Dress sizes are forever at the heart of the debate concerning the ‘irresponsible’ image that is projected by the ubiquity of very thin models in the fashion world. This, however, is a suggestion that can be rebuffed with ease. In response to the death of size zero model Ana Carolina Reston in 2006, Milan Fashion Week officials banned size zero models from their shows, proceeding from autumn/winter 2007 collections. A ripple effect immediately took place, with fashion houses Prada and Versace joining the campaign. With such high-profile pressure, it was inevitable that healthier models would start to appear. Now we can see Adele gracing the cover of the October issue of British Vogue, discussing how she’d never sell her name to a product “unless it was full-fat-Coke”; this is followed by Rihanna covering the November issue. Both women are a far cry from size zero. Similarly, TV personality Kim Kardashian, when promoting the Kardashian fashion line with Sears department store, preached that “skinny is a style of jeans, not a goal”.
Concerns about models’ health are also often exaggerated or fantastical. An assumed diet of salad leaves, energy drinks and the occasional hit of something more illegal is enough to make most casting agents scoff in amusement. Beauty starting from the inside is more applicable than ever in the modelling business. A model’s health defines his or her employability; if a malnourished model looks unattractive, they won’t be hired. Model Daisy Lowe recently commented on just how much of an ‘athlete’ you need to be to survive Fashion Week. The long hours and excessive travel needed to take part in up to 15 shows require excessive energy, therefore a well-balanced diet is necessary. Furthermore, the prejudice against models is clear, since the same regime is used by professional ballerinas, gymnasts and athletes yet it is their career achievements that remain the focus of the media.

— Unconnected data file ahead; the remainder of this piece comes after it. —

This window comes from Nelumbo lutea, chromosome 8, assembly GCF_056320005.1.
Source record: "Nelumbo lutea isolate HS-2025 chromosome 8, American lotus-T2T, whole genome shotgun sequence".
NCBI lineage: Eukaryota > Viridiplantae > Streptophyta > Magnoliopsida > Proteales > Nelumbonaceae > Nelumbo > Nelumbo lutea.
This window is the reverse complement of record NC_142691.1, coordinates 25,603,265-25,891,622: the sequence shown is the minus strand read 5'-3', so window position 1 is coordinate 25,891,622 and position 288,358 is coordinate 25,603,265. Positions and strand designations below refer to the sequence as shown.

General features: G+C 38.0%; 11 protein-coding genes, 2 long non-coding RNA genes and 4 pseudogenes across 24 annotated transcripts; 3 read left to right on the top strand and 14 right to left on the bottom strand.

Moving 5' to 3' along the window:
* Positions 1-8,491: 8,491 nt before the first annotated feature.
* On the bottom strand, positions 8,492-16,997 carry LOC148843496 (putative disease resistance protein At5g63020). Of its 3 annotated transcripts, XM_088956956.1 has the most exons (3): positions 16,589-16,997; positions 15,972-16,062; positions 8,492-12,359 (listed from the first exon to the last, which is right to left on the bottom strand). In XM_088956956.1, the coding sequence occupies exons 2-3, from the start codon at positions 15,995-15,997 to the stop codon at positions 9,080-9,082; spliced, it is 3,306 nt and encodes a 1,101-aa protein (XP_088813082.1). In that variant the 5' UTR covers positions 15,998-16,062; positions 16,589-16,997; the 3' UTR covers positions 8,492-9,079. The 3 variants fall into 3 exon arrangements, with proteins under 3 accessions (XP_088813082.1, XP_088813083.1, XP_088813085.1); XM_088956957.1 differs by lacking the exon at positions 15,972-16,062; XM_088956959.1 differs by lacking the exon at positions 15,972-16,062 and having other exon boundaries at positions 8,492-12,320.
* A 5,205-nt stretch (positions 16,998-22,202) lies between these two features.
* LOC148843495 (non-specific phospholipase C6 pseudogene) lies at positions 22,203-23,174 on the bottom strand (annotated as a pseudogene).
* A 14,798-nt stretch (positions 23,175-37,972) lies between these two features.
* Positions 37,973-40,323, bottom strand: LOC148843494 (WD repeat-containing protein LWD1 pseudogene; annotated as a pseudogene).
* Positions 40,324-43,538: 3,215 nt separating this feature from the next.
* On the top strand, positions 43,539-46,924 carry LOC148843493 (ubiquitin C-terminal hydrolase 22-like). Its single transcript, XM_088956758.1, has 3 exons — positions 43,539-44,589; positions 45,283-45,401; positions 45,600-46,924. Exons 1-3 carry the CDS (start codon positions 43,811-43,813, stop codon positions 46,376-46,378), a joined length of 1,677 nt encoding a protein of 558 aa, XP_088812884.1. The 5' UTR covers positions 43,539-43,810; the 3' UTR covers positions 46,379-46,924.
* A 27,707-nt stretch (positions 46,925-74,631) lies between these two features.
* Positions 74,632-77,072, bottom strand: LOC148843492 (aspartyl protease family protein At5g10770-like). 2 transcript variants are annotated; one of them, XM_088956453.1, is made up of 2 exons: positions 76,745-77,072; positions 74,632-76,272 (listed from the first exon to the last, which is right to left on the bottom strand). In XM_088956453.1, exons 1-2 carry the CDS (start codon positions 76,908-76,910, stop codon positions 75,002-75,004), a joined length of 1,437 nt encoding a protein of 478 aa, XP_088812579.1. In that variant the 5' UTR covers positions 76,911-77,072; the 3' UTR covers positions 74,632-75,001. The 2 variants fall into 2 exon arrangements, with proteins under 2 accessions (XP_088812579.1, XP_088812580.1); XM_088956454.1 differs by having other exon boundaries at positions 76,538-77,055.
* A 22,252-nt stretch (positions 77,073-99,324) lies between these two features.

When discipline is mistaken for starvation and judgement becomes the norm, we need to correct the errors. It’s time to stop talking about size zero; if we don’t talk about it, critics can’t listen and this storm-in-a-teacup can dissolve just as quickly as it developed.
Many are convinced that the fashion world and its elite finally have a handle on this sensitive subject which continues to dominate fashion headlines, rather than the fashion itself. On the contrary, size zero very much appears to continue to be the LBD of clothing sizes.
Flipping through the pages of Vogue or watching a fashion show almost becomes indoctrination as the models seen before you, wearing the season’s must-haves, appear firstly as regular women, until you snap yourself out of a clothing-induced haze and realise that these girls are far from normal.
The Erdem show, which took place in February of this year, was heavily criticised for its use of painfully thin models. It is this bizarre championing of the prepubescent form which many in the fashion world continue to lean towards. By using child models in an adult-focused industry, such as Lena-Rose Blondeau, the ten year old who was featured in French Vogue, the ‘old’ models have little choice but to compete and lose the little weight which makes them healthy.
A recent novelty, as a response to the use of such skinny girls in fashion, is the launch of amateur modelling competitions for ‘plus-size’ women. I say ‘plus-size’, but these women are UK sizes twelve to fourteen. How this is considered large, I will never understand, and if that is the case, myself and the majority of my friends are all apparently on the bigger side of the clothing rack. Two main players in the fashion industry, Lara Stone and Adriana Lima, were both hailed as being a retaliation to the extreme size zero image requirements sought after by fashion photographers, editors and designers. I feel this is somewhat ridiculous as I fail to see how either of these women could possibly be called ‘curvy’.
You know the situation is serious when women such as Erin O’Connor, who loves fashion and is actively involved in advocating the industry, described models backstage at London Fashion Week as having “the dimensions of a reed”. That says it all really.